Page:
A barcode unlocks Indonesia’s billion-dollar informal economy

Cross-border QR transactions will soon be possible in Asean 


FROM food carts lining Jakarta’s raucous streets to wet markets in Indonesia’s most remote villages, one type of barcode is becoming ubiquitous. 

The quick-response code, or QR, lets customers make payments by scanning it with their mobile phones. It’s fast, easy and cheap for merchants — applying for your own QR code costs less than US$2 (RM8.85) — helping it find widespread adoption among satay stalls and roadside sellers known as warung. Cash is making less of an appearance, and some shops won’t accept it at all. 

The uptake is paving the way for Indonesia to capture the billions of dollars of informal economic activity overlooked in taxation and even statistics due to small businesses’ reliance on cash. 

Over 22 million merchants have signed up and the total is set to double this year to 45 million. That’s about half the number of merchant locations accepting Visa payments globally. 

“I applied for QR because buyers kept asking for it,” said Widodo, 47, who sells rujak buah or fruit salad topped with spiced palm sugar on the back streets of Jakarta’s business district. He got a QR code in January, after 25 years of accepting only cash. Today, a third of his daily revenue comes via QR payments. 

He’s found it more convenient, not just for his customers, but also himself. With buyers using e-money to transact, his hands are freed up from having to collect bills and give out change. Instead, Widodo makes quick work cutting up mangoes and pineapples to satisfy the crowd of office workers waiting for their snack. 

Merchants like Widodo are making it easier for Indonesia to bring its small businesses — accounting for over 60% of national output — into the formal economy and within the tax office’s reach. Regional governments are among the earliest to benefit as their revenue rises 11% a year with QR helping businesses pay local taxes. 

The pandemic has accelerated a global shift to digital finance. In Indonesia, that move found an early champion in the central bank. 

In January 2020, well before Covid-19 spurred lockdowns across the world, Bank Indonesia required digital payment services to use standardised QR codes known as QRIS — pronounced as Chris — to ensure all banks and electronic wallets are interoperable. Customers can use their GoPay app to top-up their Bank Mandiri e-wallet or pay at a GoFood stall with their OVO account.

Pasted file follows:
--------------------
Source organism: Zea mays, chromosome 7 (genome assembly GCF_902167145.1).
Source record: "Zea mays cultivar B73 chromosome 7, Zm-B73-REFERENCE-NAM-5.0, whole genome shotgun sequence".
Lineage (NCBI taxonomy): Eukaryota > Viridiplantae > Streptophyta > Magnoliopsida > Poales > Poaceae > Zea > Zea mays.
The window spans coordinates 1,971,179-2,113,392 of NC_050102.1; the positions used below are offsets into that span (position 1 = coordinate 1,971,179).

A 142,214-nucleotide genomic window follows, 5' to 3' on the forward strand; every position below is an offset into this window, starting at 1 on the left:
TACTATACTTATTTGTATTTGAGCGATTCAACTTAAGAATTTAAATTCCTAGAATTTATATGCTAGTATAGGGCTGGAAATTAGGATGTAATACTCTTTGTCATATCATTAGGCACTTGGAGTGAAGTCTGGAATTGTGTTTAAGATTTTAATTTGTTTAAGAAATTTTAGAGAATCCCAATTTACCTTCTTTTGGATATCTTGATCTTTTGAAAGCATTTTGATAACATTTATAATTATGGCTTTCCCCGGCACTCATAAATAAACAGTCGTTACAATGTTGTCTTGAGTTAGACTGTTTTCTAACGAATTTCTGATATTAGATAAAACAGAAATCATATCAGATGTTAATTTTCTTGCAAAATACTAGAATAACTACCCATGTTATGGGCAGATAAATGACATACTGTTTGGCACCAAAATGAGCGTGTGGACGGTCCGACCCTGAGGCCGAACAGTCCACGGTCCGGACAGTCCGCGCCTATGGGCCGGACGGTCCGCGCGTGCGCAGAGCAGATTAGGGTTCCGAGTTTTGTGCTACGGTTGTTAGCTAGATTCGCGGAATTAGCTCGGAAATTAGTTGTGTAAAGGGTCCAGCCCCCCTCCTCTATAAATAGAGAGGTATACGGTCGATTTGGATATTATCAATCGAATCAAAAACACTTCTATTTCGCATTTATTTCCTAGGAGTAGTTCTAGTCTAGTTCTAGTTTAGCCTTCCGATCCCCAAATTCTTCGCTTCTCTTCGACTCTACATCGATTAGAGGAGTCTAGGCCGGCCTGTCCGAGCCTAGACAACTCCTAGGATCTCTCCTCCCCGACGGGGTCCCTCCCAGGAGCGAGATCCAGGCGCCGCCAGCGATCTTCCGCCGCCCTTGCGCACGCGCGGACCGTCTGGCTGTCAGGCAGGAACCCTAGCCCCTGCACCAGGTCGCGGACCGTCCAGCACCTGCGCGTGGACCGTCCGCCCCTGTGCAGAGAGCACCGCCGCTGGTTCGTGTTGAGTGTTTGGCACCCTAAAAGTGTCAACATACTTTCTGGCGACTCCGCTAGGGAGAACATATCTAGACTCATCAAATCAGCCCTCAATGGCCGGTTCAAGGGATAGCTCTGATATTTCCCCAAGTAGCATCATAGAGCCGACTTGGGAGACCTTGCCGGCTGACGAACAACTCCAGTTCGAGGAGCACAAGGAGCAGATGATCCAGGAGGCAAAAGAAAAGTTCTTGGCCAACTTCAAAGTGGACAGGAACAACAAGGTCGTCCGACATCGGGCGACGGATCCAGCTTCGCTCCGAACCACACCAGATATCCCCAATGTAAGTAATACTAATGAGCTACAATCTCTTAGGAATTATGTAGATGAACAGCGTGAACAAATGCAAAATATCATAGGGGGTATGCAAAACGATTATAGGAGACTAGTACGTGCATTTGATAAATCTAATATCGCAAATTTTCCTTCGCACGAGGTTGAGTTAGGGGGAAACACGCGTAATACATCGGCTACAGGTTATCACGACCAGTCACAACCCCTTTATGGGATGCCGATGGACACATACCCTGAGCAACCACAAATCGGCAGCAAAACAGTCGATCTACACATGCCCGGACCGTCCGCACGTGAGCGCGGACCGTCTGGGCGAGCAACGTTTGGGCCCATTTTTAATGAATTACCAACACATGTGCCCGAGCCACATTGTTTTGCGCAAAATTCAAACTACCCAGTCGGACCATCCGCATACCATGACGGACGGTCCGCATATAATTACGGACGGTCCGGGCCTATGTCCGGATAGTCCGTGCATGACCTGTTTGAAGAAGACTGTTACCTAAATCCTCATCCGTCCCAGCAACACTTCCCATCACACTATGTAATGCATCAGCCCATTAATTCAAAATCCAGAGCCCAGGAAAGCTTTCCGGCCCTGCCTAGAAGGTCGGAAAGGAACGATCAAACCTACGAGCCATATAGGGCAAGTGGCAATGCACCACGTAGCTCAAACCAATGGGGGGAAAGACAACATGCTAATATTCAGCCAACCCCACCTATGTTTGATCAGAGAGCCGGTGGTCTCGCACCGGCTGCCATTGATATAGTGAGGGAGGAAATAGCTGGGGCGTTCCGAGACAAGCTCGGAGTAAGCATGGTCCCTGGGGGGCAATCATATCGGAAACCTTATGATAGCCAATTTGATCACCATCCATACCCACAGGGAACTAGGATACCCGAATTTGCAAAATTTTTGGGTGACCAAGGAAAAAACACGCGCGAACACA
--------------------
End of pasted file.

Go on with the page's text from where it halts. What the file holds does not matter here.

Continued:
“Indonesia was one of the few to act early and decisively by mandating the use of a unified QR payment system,” said Davids Tjhin, MD and partner at Boston Consulting Group in Jakarta. Standardisation made QR more convenient for consumers and cheaper for merchants, spurring faster adoption, he said. 

Indonesia is now a distant first place in South-East Asia both in the use of e-wallets and QR payments. The value of QR transactions has risen exponentially to hit 98.5 trillion rupiah (RM28.75 billion) last year and should gain further traction as the central bank doubles the transaction limit to 10 million rupiah. 

“Gone are the days when merchants need to have card terminals, which are costly,” said Budi Gandasoebrata, MD at GoTo Financial, which oversees the nation’s most widely-used e-wallet GoPay. “Today, with just a printer and an image file, they can start accepting payments in QR.” 

Indonesia’s young population and pervasive mobile-phone use helped QR become the perfect springboard for it to leave cash behind. That’s true at least in major cities. 

For the easternmost islands, central bank officers must brave seas and drive armoured trucks for days to distribute cash. This year, they will give out about three trillion rupiah of new bills to 85 islands, so people there can transact as old cash tends to tear or stain. Bank Indonesia expects broader QR use to reduce the need for their gruelling cash journeys. 

Facial Recognition 

Soon, you may not need a mobile phone to use QR. The central bank is testing facial recognition technology for places like schools where students aren’t allowed to carry phones. They can shop in the canteen using money in their bank accounts by showing their faces. 

Bank Indonesia is also setting its sights beyond the border. It’s doing a pilot run with Singapore and Thailand to integrate their QR payment systems, while Malaysia is set to follow. 

Singapore has linked its system with India and Malaysia. The Philippines seeks to quicken its QR rollout by requiring banks to adopt the national standard by July. 

Indonesia’s success will be a useful blueprint. South-East Asia needs to remain a “first mover” to “maintain a high degree of controllability” over the rapid expansion of digital finance, said incoming Bank Indonesia Deputy Governor Filianingsih Hendarta, who oversaw QRIS’s development. 

“The future of money, payments are undoubtedly digital,” she said. “There is no room for us to just sit and wait.” — Bloomberg 

  • This article first appeared in The Malaysian Reserve weekly print edition